England (5) – Jurassic Coast -> Dartmouth

at the Jurassic Coast

The next day was grey and rainy, so we decided to stay put and do some washing, cleaning, work on the computer and so on.

We took a walk along the coast to the next village where we found a nice pub for a light lunch. It was a relaxing day but nevertheless, many things got done.

The next morning the sun was shining again and we headed on to Lyme Regis to have a look at the Jurassic Coast.

rock formation at the the Jurassic Coast

We didn’t find any fossiles on the beach, but others did. In the shops you could see impressive finds from this coast.

Our next stop was near Exmouth at the A la Ronde Estate. The street there was a challenge: as wide as our car but with oncoming cars we had to let pass somehow.

again, narrow streets with oncoming traffic!

The sixteen-sided house A la Ronde was built by cousins Jane and Mary Parminter in 1796 and is decorated with shells and feathers – a very special place with a great view over the estuary.

A la Ronde

In the evening we reached Teignmouth where we enjoyed the sunset at the pier and harbour. We had a drink at a bar before we spent the night at the seaside. The next morning, we watched the sunrise while enjoying a cup of tea.

pier @ Teignmouth
Teignmouth harbour
fishing @ sunset

We decided to discover Dartmoor National Park this day. We drove from Ashburton into the center, stopping at the river Dart and other places to enjoy the view.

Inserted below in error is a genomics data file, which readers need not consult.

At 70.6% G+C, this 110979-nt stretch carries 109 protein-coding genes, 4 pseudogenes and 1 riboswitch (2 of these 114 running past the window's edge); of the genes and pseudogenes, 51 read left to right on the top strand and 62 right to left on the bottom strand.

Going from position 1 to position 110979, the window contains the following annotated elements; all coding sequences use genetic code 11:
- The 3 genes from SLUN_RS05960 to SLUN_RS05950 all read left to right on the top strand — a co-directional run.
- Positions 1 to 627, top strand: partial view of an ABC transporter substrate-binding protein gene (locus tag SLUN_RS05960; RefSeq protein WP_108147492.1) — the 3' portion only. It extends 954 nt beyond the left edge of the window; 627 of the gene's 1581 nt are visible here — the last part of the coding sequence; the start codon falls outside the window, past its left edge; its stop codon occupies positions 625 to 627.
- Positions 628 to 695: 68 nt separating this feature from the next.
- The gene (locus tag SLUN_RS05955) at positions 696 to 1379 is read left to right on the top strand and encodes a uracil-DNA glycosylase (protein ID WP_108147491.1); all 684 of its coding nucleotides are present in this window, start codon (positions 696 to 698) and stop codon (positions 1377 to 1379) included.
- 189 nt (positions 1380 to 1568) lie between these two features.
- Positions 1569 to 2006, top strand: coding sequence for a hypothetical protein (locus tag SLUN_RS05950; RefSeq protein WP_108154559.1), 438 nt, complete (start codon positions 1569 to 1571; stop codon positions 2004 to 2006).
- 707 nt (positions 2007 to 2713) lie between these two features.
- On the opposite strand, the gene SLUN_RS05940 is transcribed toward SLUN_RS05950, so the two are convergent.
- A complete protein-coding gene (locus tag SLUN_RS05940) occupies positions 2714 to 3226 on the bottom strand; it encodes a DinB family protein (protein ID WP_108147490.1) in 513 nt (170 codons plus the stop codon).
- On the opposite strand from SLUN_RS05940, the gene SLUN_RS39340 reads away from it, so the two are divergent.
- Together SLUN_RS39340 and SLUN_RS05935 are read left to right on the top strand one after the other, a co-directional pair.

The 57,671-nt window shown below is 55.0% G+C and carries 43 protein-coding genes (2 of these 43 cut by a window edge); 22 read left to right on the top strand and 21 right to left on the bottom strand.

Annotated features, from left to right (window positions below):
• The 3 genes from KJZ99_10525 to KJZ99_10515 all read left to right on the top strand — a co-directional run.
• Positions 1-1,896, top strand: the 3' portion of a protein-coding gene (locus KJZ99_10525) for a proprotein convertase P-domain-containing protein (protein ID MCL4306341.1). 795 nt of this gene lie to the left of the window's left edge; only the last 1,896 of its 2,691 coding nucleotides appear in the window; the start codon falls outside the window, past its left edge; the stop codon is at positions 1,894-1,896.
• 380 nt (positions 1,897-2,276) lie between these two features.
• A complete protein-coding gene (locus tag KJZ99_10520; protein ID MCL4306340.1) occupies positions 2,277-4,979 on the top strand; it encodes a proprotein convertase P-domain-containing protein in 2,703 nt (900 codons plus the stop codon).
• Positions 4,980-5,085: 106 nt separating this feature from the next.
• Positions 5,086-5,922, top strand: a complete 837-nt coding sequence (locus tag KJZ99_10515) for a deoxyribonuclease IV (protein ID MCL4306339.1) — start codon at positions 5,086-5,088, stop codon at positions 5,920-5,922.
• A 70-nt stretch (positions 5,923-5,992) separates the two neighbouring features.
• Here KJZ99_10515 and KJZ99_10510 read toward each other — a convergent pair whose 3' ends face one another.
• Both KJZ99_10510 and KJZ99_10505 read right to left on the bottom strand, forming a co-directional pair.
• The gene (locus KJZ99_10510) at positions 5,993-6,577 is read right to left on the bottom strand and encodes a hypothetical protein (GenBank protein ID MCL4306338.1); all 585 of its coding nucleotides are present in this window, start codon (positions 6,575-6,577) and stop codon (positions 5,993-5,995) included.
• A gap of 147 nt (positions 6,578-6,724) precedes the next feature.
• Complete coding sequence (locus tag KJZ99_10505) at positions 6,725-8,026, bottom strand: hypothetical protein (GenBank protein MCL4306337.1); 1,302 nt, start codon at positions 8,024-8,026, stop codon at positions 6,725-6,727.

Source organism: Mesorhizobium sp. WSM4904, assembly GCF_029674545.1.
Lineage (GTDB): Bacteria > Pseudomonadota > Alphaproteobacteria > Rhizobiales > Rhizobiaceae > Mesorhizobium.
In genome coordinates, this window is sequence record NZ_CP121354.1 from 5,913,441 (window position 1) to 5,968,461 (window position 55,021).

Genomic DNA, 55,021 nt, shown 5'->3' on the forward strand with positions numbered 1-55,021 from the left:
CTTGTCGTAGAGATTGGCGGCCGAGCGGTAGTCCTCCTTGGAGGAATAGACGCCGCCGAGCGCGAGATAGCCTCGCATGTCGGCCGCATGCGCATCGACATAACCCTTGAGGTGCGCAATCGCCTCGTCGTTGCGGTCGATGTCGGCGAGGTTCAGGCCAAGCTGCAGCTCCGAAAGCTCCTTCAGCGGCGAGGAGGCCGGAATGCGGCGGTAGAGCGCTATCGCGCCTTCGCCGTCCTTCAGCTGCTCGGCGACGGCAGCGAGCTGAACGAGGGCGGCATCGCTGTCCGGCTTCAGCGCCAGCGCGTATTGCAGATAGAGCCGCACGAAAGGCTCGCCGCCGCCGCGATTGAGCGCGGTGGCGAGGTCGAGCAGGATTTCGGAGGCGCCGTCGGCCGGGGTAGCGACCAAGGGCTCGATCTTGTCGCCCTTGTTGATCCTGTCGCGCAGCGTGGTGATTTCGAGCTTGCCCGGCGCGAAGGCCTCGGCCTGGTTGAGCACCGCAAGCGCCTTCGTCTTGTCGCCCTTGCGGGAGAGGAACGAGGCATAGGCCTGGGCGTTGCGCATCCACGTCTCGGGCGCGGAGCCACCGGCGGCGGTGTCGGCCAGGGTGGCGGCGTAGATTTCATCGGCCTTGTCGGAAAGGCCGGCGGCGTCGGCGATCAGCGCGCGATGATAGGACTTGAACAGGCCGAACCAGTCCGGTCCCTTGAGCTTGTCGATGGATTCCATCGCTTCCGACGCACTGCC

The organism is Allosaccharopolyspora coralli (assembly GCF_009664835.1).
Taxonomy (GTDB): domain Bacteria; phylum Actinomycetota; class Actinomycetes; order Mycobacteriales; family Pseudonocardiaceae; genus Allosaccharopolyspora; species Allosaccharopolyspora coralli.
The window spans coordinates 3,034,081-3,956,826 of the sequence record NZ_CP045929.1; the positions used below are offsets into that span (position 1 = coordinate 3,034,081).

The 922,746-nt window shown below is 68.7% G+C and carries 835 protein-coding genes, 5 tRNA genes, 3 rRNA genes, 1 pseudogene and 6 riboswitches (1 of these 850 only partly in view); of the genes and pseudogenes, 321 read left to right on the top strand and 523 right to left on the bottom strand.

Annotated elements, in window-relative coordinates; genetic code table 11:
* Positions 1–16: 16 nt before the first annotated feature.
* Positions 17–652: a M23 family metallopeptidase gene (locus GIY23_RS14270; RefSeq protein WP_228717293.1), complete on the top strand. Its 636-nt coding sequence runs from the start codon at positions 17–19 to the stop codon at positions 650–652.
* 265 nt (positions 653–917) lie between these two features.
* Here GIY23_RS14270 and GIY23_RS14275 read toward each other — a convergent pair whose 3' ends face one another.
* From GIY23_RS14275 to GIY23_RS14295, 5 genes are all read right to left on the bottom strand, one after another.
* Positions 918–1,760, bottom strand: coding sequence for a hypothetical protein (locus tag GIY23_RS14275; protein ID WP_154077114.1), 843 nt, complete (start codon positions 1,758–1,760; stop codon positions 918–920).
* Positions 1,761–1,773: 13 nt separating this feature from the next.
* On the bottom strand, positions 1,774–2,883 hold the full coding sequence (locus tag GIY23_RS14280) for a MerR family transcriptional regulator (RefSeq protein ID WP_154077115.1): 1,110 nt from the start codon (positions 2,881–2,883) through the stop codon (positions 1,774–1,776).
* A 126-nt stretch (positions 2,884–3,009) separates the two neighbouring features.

River Dart
Dartmoor views
sheep @ Dartmoor
and ponys

The navigation took as on a minor road, where we passed a little old bridge. When we reached Totnes, we took a walk through the center, before we ended in Dartmouth, a lovely town at the estuary of the river Dart. A British couple gave us the hint, that a food festival is taking place this weekend.

the navigation system always decides on the widest roads …
Dartmouth sunset
nice historical houses @ Dartmouth
fishing @ Dartmouth

We didn’t find a parking in town, so we decided to go to a National Trust parking at the coast just 3 miles from Dartmouth.

After a very peaceful night, we hiked along the coastal path to the castle at the entrance of the estuary and then into town where the food festival was in full swing and many people enjoyed the stalls and good weather.

food festival @ Dartmouth

In the afternoon, we took a boat up the river to Greenwell, the holiday home of Agatha Christie. It lies just opposite of Dittisham on a green peninsula overlooking the river Dart. It’s easy to imagine spending your holidays at this house, enjoying the scenery, the gardens and the river.

steam train going up the river as well
River Dart
Greenwell – former holiday home of Agatha Christie and her family
Agatha Christie’s bedroom at Greenwell

When the boat brought us back, we toured Dartmouth a little bit more before we made the hike back to our caravan.

hiking back home

It was still a beautiful day so we decided to drive on past Plymouth and finally into Cornwall where we stopped at the parking of Lanhydrock House, which we wanted to visit the next day.

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